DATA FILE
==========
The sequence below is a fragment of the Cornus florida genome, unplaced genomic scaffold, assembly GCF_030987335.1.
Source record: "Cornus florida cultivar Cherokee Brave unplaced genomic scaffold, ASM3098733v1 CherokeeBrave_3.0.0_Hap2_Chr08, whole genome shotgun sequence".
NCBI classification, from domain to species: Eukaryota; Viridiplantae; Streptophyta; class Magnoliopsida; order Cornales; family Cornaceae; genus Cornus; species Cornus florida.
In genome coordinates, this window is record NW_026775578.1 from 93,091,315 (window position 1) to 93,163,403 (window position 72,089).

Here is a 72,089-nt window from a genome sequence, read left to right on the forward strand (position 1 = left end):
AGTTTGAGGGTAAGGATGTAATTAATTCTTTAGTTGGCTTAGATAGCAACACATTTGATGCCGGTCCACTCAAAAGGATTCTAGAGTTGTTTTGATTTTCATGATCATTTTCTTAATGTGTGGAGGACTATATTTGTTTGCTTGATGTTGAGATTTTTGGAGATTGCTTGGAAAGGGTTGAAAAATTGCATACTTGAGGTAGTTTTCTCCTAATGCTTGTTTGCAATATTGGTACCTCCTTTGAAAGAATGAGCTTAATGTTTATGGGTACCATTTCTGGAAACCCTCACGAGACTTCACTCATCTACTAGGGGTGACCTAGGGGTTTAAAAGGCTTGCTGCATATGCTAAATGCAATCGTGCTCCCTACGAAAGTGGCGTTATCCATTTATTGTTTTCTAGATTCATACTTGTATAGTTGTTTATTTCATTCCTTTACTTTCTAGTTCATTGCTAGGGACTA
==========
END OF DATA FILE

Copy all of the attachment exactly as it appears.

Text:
The sequence below is a fragment of the Cornus florida genome, unplaced genomic scaffold, assembly GCF_030987335.1.
Source record: "Cornus florida cultivar Cherokee Brave unplaced genomic scaffold, ASM3098733v1 CherokeeBrave_3.0.0_Hap2_Chr08, whole genome shotgun sequence".
NCBI classification, from domain to species: Eukaryota; Viridiplantae; Streptophyta; class Magnoliopsida; order Cornales; family Cornaceae; genus Cornus; species Cornus florida.
In genome coordinates, this window is record NW_026775578.1 from 93,091,315 (window position 1) to 93,163,403 (window position 72,089).

Here is a 72,089-nt window from a genome sequence, read left to right on the forward strand (position 1 = left end):
AGTTTGAGGGTAAGGATGTAATTAATTCTTTAGTTGGCTTAGATAGCAACACATTTGATGCCGGTCCACTCAAAAGGATTCTAGAGTTGTTTTGATTTTCATGATCATTTTCTTAATGTGTGGAGGACTATATTTGTTTGCTTGATGTTGAGATTTTTGGAGATTGCTTGGAAAGGGTTGAAAAATTGCATACTTGAGGTAGTTTTCTCCTAATGCTTGTTTGCAATATTGGTACCTCCTTTGAAAGAATGAGCTTAATGTTTATGGGTACCATTTCTGGAAACCCTCACGAGACTTCACTCATCTACTAGGGGTGACCTAGGGGTTTAAAAGGCTTGCTGCATATGCTAAATGCAATCGTGCTCCCTACGAAAGTGGCGTTATCCATTTATTGTTTTCTAGATTCATACTTGTATAGTTGTTTATTTCATTCCTTTACTTTCTAGTTCATTGCTAGGGACTA